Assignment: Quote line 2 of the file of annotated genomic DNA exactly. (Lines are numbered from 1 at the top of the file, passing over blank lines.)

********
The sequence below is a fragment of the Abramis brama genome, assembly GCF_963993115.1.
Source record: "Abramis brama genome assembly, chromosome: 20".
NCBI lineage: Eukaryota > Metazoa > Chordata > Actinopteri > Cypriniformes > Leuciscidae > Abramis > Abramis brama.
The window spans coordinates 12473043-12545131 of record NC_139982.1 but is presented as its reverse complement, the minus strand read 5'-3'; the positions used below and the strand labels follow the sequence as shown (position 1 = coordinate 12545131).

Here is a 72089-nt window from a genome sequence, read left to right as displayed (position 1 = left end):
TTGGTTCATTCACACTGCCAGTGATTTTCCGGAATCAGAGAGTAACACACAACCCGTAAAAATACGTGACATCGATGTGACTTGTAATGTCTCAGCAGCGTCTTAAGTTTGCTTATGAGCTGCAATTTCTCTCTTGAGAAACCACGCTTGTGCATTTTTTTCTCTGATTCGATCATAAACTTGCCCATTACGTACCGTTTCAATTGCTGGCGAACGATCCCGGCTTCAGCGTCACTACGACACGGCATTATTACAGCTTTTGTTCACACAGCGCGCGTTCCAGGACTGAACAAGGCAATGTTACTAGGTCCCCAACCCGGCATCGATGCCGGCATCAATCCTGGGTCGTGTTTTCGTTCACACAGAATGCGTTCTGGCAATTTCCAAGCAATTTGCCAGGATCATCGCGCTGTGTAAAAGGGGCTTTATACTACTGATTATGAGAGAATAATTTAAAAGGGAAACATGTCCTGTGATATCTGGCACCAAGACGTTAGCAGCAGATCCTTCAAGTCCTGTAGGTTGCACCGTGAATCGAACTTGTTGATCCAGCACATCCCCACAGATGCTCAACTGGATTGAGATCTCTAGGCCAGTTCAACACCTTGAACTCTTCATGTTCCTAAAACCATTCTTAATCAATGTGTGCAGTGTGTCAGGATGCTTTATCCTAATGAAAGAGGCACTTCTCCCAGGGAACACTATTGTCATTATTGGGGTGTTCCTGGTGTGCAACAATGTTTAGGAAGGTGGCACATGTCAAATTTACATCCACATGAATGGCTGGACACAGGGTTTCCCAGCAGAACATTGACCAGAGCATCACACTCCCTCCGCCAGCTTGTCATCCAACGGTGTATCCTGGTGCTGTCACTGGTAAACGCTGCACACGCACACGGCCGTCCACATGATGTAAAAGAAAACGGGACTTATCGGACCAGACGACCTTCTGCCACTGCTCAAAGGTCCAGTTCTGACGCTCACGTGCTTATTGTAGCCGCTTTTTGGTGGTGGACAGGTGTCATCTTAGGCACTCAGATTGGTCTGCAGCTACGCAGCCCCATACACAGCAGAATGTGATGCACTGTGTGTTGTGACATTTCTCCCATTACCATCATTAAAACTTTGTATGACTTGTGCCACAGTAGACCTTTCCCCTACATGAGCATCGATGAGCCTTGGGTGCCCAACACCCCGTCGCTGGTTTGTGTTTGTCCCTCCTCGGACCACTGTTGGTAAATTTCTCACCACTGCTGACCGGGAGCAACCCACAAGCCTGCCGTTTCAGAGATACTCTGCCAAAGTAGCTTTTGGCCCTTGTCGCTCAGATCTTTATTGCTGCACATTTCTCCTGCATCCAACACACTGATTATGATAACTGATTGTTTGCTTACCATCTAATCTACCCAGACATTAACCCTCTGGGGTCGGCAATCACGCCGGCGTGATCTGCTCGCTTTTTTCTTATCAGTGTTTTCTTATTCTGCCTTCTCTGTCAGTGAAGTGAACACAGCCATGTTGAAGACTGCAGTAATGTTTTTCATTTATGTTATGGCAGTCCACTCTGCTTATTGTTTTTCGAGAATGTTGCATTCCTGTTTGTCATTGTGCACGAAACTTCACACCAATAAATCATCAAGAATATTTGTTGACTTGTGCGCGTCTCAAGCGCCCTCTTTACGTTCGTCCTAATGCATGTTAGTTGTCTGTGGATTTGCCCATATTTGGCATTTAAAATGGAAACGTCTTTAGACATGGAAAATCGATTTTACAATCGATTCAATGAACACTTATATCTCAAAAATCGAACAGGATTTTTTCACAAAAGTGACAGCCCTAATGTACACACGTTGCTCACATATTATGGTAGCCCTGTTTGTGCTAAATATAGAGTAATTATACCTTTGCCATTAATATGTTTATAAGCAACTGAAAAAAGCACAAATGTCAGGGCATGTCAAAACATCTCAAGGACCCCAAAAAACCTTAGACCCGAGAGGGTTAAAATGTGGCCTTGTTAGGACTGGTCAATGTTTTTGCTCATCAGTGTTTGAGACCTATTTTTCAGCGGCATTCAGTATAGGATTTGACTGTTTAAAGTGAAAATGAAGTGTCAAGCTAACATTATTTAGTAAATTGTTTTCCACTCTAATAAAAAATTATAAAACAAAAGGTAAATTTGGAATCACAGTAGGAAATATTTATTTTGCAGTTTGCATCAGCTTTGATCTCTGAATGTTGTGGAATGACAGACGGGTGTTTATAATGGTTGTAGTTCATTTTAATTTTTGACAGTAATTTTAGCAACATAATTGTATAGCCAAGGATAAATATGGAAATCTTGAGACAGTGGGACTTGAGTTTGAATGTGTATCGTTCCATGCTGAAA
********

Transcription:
Source record: "Abramis brama genome assembly, chromosome: 20".